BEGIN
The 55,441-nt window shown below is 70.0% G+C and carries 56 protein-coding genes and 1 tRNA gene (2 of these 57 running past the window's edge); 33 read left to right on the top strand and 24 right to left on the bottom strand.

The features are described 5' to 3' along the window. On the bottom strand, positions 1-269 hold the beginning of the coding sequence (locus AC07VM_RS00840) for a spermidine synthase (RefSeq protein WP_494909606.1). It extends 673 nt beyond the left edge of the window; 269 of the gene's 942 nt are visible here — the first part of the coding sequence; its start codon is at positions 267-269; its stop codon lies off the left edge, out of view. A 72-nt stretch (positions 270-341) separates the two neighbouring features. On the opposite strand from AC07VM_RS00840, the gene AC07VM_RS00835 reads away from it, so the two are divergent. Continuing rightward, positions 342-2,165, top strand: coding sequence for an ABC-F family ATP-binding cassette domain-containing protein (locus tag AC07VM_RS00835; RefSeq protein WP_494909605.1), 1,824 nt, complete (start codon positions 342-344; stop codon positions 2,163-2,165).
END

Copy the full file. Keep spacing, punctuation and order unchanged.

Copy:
The 55,441-nt window shown below is 70.0% G+C and carries 56 protein-coding genes and 1 tRNA gene (2 of these 57 running past the window's edge); 33 read left to right on the top strand and 24 right to left on the bottom strand.

The features are described 5' to 3' along the window. On the bottom strand, positions 1-269 hold the beginning of the coding sequence (locus AC07VM_RS00840) for a spermidine synthase (RefSeq protein WP_494909606.1). It extends 673 nt beyond the left edge of the window; 269 of the gene's 942 nt are visible here — the first part of the coding sequence; its start codon is at positions 267-269; its stop codon lies off the left edge, out of view. A 72-nt stretch (positions 270-341) separates the two neighbouring features. On the opposite strand from AC07VM_RS00840, the gene AC07VM_RS00835 reads away from it, so the two are divergent. Continuing rightward, positions 342-2,165, top strand: coding sequence for an ABC-F family ATP-binding cassette domain-containing protein (locus tag AC07VM_RS00835; RefSeq protein WP_494909605.1), 1,824 nt, complete (start codon positions 342-344; stop codon positions 2,163-2,165).